Also, I discovered that a "skirted" thermostat must be used in conjunction with the RV water pump housing - at least it does if you want it to be cooled properly. The 440-3 thermostat has a lower 'skirt' which when opened blocks off the bypass port in the water pump housing, but without which (with a typical thermostat from the parts stores) will not block the bypass port, which will not send the majority of the coolant to the radiator - it will just continually 'bypass' both within the block/heads (the intent being to warm up the engine rapidly) and some will go through the radiator, but not all, which I believe is why my 440 wasn't cooling well (it was cooling so-so, but not great) - and yep I had a standard 440-1 thermostat in there. Pics of the skirted thermostat are below -

To recap, here is my RV water pump housing -

But wait - there's more. All of the upper thermostat housings I've found have a recess in them too, which according to the books is to center the thermostat in the 440-1 non-RV applications. The strange part is my 440-3 water pump housing also has a recess for...I think...the thermostat. Now, because the thermostat lower skirt is supposed to extend down into the lower recess and block the bypass coolant flow I chose to presume the thermostat is supposed to be placed in the pump housing itself, and not in the upper thermostat housing. Should the thermostat go in the upper housing? - don't know, but if it did then there would be the chance of it not aligning with the lower recess, so I went with the lower/below-the-gasket placement. Then, UltraGrey RTV, gasket, more RTV, and upper "thermostat" housing went on, bolted to 18 lb/ft. I'm pretty sure my thermostat housing is not for an RV application and is simply for all the 440-1 applications. I have not yet found a genuine 440-3 thermostat housing, but if I did I'd wager there is no recess in it for the thermostat.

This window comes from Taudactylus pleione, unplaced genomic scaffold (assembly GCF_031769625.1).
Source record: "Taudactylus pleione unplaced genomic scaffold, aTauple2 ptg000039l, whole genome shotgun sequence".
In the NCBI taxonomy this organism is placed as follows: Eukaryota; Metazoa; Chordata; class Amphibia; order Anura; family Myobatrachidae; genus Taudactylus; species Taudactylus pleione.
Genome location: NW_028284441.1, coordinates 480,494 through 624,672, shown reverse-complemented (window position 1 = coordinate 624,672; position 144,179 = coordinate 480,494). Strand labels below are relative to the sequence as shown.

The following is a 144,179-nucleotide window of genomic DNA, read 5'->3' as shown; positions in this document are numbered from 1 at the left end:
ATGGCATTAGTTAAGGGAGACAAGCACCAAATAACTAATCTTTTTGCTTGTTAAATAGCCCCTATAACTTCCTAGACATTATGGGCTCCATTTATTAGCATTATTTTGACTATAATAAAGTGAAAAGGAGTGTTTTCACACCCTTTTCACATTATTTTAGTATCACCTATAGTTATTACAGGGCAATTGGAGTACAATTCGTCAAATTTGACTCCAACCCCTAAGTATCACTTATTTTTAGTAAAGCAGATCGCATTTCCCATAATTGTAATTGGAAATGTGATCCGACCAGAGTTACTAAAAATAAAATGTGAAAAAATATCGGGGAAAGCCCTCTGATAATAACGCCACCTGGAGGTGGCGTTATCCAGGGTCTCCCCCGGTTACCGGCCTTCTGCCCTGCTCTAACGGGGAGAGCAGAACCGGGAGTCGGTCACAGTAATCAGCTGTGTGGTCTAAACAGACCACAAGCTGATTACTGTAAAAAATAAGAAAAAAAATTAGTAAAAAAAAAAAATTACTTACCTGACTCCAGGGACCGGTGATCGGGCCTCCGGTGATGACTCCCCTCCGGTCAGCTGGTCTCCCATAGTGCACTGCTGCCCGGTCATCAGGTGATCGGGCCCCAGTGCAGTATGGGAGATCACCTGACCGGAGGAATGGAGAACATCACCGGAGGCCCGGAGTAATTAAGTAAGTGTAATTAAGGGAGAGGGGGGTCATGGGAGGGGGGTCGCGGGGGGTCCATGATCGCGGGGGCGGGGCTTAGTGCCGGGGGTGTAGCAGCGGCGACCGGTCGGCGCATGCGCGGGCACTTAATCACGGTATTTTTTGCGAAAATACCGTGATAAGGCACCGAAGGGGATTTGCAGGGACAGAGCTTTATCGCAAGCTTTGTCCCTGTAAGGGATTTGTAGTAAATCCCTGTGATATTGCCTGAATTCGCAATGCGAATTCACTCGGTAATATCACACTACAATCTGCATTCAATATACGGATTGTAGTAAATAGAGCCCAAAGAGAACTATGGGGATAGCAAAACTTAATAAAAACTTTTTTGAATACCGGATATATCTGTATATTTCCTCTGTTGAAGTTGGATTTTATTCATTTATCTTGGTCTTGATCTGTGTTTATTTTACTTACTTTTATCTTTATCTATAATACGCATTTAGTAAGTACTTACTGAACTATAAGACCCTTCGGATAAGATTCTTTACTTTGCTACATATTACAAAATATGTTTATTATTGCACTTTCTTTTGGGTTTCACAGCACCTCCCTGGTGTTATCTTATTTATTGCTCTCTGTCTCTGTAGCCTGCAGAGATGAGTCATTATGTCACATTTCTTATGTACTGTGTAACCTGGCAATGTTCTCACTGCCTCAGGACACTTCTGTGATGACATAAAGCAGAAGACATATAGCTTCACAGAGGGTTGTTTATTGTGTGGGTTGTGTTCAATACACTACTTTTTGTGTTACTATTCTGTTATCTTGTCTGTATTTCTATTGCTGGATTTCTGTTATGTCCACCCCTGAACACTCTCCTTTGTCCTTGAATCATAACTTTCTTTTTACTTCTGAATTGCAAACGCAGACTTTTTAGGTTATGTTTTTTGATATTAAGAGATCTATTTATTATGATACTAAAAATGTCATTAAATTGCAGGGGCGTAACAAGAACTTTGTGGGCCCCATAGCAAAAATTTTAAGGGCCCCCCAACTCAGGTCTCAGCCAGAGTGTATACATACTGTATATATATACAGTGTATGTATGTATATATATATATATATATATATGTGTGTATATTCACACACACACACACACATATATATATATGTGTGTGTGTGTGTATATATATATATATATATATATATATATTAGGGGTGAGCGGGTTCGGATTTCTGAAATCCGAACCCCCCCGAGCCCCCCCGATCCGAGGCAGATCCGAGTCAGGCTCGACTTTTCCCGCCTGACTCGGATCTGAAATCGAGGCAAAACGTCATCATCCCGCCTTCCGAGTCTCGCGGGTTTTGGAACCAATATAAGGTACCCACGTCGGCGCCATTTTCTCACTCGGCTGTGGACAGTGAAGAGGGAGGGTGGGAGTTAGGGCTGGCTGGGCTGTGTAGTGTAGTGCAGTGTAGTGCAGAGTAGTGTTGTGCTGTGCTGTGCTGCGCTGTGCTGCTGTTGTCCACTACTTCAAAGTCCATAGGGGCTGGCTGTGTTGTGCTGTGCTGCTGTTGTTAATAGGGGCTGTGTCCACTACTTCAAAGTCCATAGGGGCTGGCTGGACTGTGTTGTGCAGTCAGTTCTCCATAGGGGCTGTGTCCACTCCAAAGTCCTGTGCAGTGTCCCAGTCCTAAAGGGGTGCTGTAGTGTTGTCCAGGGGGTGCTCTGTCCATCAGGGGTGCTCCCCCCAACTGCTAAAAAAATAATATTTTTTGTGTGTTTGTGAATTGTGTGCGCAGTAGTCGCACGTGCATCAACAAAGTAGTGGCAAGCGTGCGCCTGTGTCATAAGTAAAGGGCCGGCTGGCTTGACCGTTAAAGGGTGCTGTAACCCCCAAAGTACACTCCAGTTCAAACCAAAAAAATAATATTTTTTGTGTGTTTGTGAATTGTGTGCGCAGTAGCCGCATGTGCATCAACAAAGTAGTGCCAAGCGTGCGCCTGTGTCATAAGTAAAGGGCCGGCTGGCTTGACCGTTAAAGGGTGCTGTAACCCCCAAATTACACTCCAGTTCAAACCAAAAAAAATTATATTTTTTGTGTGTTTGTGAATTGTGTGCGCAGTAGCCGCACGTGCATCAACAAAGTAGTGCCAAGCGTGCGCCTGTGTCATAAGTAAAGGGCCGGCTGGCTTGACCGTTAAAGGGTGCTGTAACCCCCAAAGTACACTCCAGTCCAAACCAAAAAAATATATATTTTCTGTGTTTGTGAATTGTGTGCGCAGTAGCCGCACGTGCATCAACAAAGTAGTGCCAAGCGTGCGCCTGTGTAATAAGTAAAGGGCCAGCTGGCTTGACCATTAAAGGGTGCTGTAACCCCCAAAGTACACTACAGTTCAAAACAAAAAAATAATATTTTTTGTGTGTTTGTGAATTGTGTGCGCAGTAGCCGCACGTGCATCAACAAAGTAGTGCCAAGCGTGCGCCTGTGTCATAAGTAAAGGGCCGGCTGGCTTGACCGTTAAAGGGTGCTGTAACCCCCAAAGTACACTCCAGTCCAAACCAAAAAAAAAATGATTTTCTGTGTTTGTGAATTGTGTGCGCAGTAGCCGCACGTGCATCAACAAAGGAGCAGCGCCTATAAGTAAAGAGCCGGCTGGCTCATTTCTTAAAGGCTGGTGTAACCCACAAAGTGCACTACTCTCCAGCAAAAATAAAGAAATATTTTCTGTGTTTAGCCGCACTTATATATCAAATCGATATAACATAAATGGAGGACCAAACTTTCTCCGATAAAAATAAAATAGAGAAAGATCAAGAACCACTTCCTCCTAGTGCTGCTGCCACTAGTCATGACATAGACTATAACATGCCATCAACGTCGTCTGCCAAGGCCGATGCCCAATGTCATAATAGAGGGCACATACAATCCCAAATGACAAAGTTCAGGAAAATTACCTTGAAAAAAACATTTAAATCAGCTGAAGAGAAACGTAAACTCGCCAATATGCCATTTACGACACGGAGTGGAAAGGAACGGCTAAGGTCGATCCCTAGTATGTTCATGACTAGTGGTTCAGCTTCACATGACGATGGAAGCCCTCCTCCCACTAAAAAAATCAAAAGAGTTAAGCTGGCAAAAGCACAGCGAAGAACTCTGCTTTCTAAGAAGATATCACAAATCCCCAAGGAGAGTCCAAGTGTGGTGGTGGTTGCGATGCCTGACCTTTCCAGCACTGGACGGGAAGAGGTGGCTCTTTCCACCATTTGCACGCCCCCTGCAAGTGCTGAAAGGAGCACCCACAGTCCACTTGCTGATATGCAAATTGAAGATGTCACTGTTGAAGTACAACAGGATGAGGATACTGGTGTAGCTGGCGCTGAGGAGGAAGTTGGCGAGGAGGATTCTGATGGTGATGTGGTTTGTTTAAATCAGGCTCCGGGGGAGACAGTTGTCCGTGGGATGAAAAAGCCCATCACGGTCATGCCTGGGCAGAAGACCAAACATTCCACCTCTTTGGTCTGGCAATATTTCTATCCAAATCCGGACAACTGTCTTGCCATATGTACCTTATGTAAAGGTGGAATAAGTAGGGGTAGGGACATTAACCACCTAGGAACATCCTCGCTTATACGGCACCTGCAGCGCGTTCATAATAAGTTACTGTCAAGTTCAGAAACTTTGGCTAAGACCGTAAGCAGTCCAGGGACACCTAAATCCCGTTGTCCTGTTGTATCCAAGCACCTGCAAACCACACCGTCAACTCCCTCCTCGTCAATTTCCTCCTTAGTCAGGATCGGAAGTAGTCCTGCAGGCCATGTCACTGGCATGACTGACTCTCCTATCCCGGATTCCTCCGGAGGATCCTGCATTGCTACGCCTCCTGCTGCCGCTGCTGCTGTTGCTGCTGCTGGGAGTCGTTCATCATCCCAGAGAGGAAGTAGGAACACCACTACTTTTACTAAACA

But still, my thermostat housing had that recess in it...or at least it used to ;) . To try to get maximum clamping and sealing potential from it I went ahead and had a local welding shop fill in the recess, and I machined it flat - actually I machined it to perfectly match the pump housing with just the slightest detectable amount of center 'rise' to get that much more clamping on the gasket. So, just posting my process and pics for it all... :)

Upper thermostat housing 'filled in' -

...machined flat -

I took Joel's advice and got a Milodon thermostat, skirted/RV design (silver), compared to the less reputable Mr. Gasket version -

and Permatex 27036 ultragrey to seal it all up -